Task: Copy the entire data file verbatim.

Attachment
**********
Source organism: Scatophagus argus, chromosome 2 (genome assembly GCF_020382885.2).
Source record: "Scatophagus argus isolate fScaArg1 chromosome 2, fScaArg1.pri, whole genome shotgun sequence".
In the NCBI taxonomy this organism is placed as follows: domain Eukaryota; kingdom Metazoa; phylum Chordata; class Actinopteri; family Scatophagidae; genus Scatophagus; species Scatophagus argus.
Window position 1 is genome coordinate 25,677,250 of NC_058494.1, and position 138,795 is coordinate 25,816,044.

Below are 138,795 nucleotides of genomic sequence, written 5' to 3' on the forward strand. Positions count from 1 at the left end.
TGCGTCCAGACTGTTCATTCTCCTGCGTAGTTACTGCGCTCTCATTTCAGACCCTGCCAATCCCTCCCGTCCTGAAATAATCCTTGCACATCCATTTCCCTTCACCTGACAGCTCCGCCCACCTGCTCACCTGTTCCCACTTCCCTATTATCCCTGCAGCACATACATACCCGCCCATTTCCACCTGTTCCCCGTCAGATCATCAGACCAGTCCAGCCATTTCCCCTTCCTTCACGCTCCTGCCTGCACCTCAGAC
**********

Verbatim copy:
Source organism: Scatophagus argus, chromosome 2 (genome assembly GCF_020382885.2).
Source record: "Scatophagus argus isolate fScaArg1 chromosome 2, fScaArg1.pri, whole genome shotgun sequence".
In the NCBI taxonomy this organism is placed as follows: domain Eukaryota; kingdom Metazoa; phylum Chordata; class Actinopteri; family Scatophagidae; genus Scatophagus; species Scatophagus argus.
Window position 1 is genome coordinate 25,677,250 of NC_058494.1, and position 138,795 is coordinate 25,816,044.

Below are 138,795 nucleotides of genomic sequence, written 5' to 3' on the forward strand. Positions count from 1 at the left end.
TGCGTCCAGACTGTTCATTCTCCTGCGTAGTTACTGCGCTCTCATTTCAGACCCTGCCAATCCCTCCCGTCCTGAAATAATCCTTGCACATCCATTTCCCTTCACCTGACAGCTCCGCCCACCTGCTCACCTGTTCCCACTTCCCTATTATCCCTGCAGCACATACATACCCGCCCATTTCCACCTGTTCCCCGTCAGATCATCAGACCAGTCCAGCCATTTCCCCTTCCTTCACGCTCCTGCCTGCACCTCAGAC